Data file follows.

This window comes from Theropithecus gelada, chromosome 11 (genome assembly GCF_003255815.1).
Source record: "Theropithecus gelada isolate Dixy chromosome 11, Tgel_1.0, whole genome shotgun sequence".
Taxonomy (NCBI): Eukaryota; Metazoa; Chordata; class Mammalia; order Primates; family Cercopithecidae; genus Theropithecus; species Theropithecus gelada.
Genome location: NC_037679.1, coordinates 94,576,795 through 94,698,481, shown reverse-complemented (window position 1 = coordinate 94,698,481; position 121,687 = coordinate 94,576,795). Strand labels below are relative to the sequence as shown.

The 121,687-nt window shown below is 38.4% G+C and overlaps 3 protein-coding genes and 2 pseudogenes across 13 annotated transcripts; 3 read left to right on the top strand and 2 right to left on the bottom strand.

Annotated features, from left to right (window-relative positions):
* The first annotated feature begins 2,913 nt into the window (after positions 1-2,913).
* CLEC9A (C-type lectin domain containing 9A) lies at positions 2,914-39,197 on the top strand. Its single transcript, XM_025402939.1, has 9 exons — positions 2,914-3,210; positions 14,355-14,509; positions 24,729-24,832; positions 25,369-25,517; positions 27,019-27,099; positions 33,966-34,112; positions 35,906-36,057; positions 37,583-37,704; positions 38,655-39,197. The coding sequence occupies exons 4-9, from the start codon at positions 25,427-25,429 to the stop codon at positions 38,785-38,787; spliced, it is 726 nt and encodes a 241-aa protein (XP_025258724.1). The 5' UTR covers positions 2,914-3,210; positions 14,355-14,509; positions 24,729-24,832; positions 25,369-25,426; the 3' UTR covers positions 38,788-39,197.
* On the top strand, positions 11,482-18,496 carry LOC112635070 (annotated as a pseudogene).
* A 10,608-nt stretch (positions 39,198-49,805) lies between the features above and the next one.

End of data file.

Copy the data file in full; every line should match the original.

This window comes from Theropithecus gelada, chromosome 11 (genome assembly GCF_003255815.1).
Source record: "Theropithecus gelada isolate Dixy chromosome 11, Tgel_1.0, whole genome shotgun sequence".
Taxonomy (NCBI): Eukaryota; Metazoa; Chordata; class Mammalia; order Primates; family Cercopithecidae; genus Theropithecus; species Theropithecus gelada.
Genome location: NC_037679.1, coordinates 94,576,795 through 94,698,481, shown reverse-complemented (window position 1 = coordinate 94,698,481; position 121,687 = coordinate 94,576,795). Strand labels below are relative to the sequence as shown.

The 121,687-nt window shown below is 38.4% G+C and overlaps 3 protein-coding genes and 2 pseudogenes across 13 annotated transcripts; 3 read left to right on the top strand and 2 right to left on the bottom strand.

Annotated features, from left to right (window-relative positions):
* The first annotated feature begins 2,913 nt into the window (after positions 1-2,913).
* CLEC9A (C-type lectin domain containing 9A) lies at positions 2,914-39,197 on the top strand. Its single transcript, XM_025402939.1, has 9 exons — positions 2,914-3,210; positions 14,355-14,509; positions 24,729-24,832; positions 25,369-25,517; positions 27,019-27,099; positions 33,966-34,112; positions 35,906-36,057; positions 37,583-37,704; positions 38,655-39,197. The coding sequence occupies exons 4-9, from the start codon at positions 25,427-25,429 to the stop codon at positions 38,785-38,787; spliced, it is 726 nt and encodes a 241-aa protein (XP_025258724.1). The 5' UTR covers positions 2,914-3,210; positions 14,355-14,509; positions 24,729-24,832; positions 25,369-25,426; the 3' UTR covers positions 38,788-39,197.
* On the top strand, positions 11,482-18,496 carry LOC112635070 (annotated as a pseudogene).
* A 10,608-nt stretch (positions 39,198-49,805) lies between the features above and the next one.